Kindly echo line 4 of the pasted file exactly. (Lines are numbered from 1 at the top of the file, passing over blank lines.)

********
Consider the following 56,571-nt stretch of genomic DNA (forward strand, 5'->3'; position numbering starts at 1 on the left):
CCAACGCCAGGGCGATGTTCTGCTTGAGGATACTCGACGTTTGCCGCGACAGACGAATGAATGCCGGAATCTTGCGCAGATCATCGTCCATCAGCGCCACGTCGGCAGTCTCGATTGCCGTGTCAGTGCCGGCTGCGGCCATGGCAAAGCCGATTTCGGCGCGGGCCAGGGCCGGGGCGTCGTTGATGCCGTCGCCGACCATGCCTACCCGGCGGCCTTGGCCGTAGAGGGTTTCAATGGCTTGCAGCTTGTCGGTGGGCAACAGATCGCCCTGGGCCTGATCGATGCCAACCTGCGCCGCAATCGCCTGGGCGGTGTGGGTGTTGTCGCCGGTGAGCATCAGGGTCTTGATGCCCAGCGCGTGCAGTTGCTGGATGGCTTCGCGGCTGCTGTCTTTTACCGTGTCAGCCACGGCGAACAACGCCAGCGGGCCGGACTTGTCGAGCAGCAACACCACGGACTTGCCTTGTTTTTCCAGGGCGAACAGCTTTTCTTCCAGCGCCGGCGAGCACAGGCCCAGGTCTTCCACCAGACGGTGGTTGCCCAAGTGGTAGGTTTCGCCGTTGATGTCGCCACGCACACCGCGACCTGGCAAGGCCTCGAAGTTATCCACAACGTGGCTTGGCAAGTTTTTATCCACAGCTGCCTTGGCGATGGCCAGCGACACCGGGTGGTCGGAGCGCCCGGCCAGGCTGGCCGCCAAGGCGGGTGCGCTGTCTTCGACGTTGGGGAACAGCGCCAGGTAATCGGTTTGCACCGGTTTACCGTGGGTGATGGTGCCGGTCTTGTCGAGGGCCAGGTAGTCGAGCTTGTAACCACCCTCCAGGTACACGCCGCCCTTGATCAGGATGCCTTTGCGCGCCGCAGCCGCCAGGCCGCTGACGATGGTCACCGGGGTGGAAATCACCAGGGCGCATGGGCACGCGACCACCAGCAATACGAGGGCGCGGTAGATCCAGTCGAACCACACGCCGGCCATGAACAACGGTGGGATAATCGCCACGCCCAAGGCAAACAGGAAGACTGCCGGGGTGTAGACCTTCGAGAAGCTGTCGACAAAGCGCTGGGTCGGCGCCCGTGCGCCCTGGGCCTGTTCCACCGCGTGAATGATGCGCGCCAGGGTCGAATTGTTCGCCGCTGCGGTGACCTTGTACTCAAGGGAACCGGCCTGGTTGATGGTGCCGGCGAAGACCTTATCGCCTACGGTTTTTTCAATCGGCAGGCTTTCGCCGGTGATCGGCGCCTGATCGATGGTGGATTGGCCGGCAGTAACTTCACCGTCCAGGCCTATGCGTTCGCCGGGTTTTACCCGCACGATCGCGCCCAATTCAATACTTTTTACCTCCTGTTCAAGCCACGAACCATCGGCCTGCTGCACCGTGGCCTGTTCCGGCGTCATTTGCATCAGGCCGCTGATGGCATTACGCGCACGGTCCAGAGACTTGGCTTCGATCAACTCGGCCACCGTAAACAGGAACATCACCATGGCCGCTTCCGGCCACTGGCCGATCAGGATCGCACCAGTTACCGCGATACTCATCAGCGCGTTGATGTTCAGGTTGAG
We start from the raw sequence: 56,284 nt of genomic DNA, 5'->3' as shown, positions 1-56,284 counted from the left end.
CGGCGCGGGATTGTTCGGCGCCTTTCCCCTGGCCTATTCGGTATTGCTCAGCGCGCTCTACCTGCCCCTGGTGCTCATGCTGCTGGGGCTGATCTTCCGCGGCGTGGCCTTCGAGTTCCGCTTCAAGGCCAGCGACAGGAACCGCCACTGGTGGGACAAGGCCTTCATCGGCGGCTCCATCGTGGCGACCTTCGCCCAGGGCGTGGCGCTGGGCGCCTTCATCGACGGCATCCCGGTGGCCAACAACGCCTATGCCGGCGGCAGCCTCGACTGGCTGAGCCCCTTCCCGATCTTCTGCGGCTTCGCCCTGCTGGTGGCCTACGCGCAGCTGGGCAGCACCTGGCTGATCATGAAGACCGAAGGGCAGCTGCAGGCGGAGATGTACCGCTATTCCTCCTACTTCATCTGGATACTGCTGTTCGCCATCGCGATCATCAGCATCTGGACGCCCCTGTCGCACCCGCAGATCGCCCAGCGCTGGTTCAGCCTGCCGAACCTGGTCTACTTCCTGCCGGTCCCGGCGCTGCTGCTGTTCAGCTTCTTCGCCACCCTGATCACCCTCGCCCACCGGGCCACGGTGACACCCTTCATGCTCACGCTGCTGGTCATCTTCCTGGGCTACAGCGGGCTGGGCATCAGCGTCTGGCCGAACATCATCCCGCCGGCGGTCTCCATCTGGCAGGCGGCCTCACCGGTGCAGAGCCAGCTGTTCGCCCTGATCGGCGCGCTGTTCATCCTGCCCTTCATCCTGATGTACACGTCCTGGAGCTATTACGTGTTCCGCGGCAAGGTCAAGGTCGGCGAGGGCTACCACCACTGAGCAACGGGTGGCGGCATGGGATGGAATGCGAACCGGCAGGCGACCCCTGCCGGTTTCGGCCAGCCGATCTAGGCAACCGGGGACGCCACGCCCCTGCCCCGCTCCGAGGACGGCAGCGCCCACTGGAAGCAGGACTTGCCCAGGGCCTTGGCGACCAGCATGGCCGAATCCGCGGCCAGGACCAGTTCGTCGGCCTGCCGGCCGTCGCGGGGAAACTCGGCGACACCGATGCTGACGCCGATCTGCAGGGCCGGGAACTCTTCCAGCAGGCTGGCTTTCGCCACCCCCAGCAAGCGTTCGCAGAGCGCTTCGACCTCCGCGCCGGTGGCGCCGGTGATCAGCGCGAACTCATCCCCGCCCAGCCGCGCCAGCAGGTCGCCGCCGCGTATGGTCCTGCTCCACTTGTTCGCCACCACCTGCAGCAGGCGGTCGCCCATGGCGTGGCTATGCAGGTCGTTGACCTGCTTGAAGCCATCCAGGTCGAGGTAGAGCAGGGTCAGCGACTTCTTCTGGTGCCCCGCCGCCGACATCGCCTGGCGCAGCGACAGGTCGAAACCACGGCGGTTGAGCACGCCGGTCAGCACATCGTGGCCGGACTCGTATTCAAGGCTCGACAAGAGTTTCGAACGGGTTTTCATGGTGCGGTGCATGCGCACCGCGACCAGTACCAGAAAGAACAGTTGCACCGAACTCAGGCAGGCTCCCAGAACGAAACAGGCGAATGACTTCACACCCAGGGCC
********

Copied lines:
CGGCGCGGGATTGTTCGGCGCCTTTCCCCTGGCCTATTCGGTATTGCTCAGCGCGCTCTACCTGCCCCTGGTGCTCATGCTGCTGGGGCTGATCTTCCGCGGCGTGGCCTTCGAGTTCCGCTTCAAGGCCAGCGACAGGAACCGCCACTGGTGGGACAAGGCCTTCATCGGCGGCTCCATCGTGGCGACCTTCGCCCAGGGCGTGGCGCTGGGCGCCTTCATCGACGGCATCCCGGTGGCCAACAACGCCTATGCCGGCGGCAGCCTCGACTGGCTGAGCCCCTTCCCGATCTTCTGCGGCTTCGCCCTGCTGGTGGCCTACGCGCAGCTGGGCAGCACCTGGCTGATCATGAAGACCGAAGGGCAGCTGCAGGCGGAGATGTACCGCTATTCCTCCTACTTCATCTGGATACTGCTGTTCGCCATCGCGATCATCAGCATCTGGACGCCCCTGTCGCACCCGCAGATCGCCCAGCGCTGGTTCAGCCTGCCGAACCTGGTCTACTTCCTGCCGGTCCCGGCGCTGCTGCTGTTCAGCTTCTTCGCCACCCTGATCACCCTCGCCCACCGGGCCACGGTGACACCCTTCATGCTCACGCTGCTGGTCATCTTCCTGGGCTACAGCGGGCTGGGCATCAGCGTCTGGCCGAACATCATCCCGCCGGCGGTCTCCATCTGGCAGGCGGCCTCACCGGTGCAGAGCCAGCTGTTCGCCCTGATCGGCGCGCTGTTCATCCTGCCCTTCATCCTGATGTACACGTCCTGGAGCTATTACGTGTTCCGCGGCAAGGTCAAGGTCGGCGAGGGCTACCACCACTGAGCAACGGGTGGCGGCATGGGATGGAATGCGAACCGGCAGGCGACCCCTGCCGGTTTCGGCCAGCCGATCTAGGCAACCGGGGACGCCACGCCCCTGCCCCGCTCCGAGGACGGCAGCGCCCACTGGAAGCAGGACTTGCCCAGGGCCTTGGCGACCAGCATGGCCGAATCCGCGGCCAGGACCAGTTCGTCGGCCTGCCGGCCGTCGCGGGGAAACTCGGCGACACCGATGCTGACGCCGATCTGCAGGGCCGGGAACTCTTCCAGCAGGCTGGCTTTCGCCACCCCCAGCAAGCGTTCGCAGAGCGCTTCGACCTCCGCGCCGGTGGCGCCGGTGATCAGCGCGAACTCATCCCCGCCCAGCCGCGCCAGCAGGTCGCCGCCGCGTATGGTCCTGCTCCACTTGTTCGCCACCACCTGCAGCAGGCGGTCGCCCATGGCGTGGCTATGCAGGTCGTTGACCTGCTTGAAGCCATCCAGGTCGAGGTAGAGCAGGGTCAGCGACTTCTTCTGGTGCCCCGCCGCCGACATCGCCTGGCGCAGCGACAGGTCGAAACCACGGCGGTTGAGCACGCCGGTCAGCACATCGTGGCCGGACTCGTATTCAAGGCTCGACAAGAGTTTCGAACGGGTTTTCATGGTGCGGTGCATGCGCACCGCGACCAGTACCAGAAAGAACAGTTGCACCGAACTCAGGCAGGCTCCCAGAACGAAACAGGCGAATGACTTCACACCCAGGGCC